Winter brings cold weather and potentially slick roads, but families still need to travel every day. We bundle up our children to help them brave the elements, but a bulky coat and a car seat can be a dangerous combination.

There are ways to safely transport children in child car seats while still keeping them warm. Here are some tips for parents to follow from the experts at CR's Auto Test Center.

Puffy Coat Check

As a general rule, winter coats should not be worn underneath a car seat harness because that can leave the harness too loose to be effective in a crash. Here's a simple way to check whether your child's coat is too big to wear underneath a harness:

Step 1: Put the coat on your child, sit him or her in the car seat and fasten the harness. Tighten the harness until you can no longer pinch any of the webbing with your thumb and forefinger.

Step 2: Without loosening the harness at all, unhook it and remove your child from the car seat. Take the coat off, put your child back in the car seat, and buckle the harness straps, which should be adjusted just as they were when the child was wearing the coat.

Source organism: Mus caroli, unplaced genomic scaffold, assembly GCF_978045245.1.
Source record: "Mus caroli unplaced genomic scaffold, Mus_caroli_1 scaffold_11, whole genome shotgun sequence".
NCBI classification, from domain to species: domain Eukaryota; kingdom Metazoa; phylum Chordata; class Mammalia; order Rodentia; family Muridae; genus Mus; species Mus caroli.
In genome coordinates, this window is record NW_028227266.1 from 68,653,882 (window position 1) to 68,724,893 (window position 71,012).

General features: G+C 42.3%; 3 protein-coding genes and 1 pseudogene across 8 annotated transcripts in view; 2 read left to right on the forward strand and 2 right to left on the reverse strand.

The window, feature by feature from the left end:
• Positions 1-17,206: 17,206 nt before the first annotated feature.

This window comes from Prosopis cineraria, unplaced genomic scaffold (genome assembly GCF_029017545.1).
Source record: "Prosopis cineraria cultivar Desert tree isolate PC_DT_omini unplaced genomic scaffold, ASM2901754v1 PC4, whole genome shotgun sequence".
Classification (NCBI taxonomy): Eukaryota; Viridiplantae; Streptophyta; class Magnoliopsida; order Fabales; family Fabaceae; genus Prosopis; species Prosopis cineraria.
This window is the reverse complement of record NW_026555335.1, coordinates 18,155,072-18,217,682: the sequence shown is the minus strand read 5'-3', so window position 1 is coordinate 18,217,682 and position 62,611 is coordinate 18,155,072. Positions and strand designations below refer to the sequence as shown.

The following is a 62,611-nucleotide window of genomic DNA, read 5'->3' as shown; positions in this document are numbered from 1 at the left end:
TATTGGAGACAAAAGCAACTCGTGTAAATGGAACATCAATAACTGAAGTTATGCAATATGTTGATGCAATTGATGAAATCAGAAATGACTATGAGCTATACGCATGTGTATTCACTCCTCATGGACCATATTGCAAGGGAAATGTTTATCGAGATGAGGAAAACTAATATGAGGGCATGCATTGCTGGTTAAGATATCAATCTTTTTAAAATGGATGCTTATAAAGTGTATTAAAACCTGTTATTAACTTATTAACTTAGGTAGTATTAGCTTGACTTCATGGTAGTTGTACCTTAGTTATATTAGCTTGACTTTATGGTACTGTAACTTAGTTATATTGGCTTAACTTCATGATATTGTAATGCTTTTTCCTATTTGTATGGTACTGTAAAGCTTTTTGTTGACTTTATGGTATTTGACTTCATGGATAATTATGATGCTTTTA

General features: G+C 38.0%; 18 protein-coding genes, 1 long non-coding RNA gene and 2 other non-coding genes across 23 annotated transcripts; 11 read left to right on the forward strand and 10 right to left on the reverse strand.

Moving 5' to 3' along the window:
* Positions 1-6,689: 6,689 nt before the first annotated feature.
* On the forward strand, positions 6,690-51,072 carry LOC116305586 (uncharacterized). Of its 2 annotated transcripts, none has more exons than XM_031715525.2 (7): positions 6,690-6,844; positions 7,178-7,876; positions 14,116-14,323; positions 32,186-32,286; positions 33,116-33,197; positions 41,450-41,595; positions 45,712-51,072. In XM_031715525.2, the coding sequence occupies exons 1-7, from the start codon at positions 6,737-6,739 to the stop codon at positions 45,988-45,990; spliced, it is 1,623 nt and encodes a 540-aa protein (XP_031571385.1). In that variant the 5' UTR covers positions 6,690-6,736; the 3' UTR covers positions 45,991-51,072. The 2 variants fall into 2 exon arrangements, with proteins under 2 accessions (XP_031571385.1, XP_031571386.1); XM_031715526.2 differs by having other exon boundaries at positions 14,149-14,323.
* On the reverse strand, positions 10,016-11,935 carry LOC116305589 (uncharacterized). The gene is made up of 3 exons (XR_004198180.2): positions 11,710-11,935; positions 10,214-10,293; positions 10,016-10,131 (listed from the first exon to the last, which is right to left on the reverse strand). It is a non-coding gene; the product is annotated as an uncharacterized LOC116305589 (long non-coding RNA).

If you can pinch the webbing between your thumb and forefinger now, then the coat is too bulky to be worn under the harness.

How to Bundle Up Safely

If you find that the coat can't be safely worn under the harness, here are a couple things you can do:

  • For smaller children, put a blanket over them to keep them warm.
  • Only use aftermarket covers, essentially fitted blankets, designed to give additional warmth that are approved by the car-seat manufacturer for your specific car seat. Such covers have been tested with the seat and won't compromise your child's safety.
  • For a bigger child, after securing him or her in the car seat, turn the coat around and put it on backward (with arms through the armholes), so the back of the coat serves as a blanket resting on top of the harness.

One of the most common problems with a child car seat is that the harness is left too loose, and wearing a big winter coat can be just one of the causes.

It's important that the harness is tight enough so that you can't pinch the webbing between your thumb and forefinger. Extra slack in the harness can let the child move to the point where he or she is beyond the protection of the car seat, perhaps even being ejected during a crash.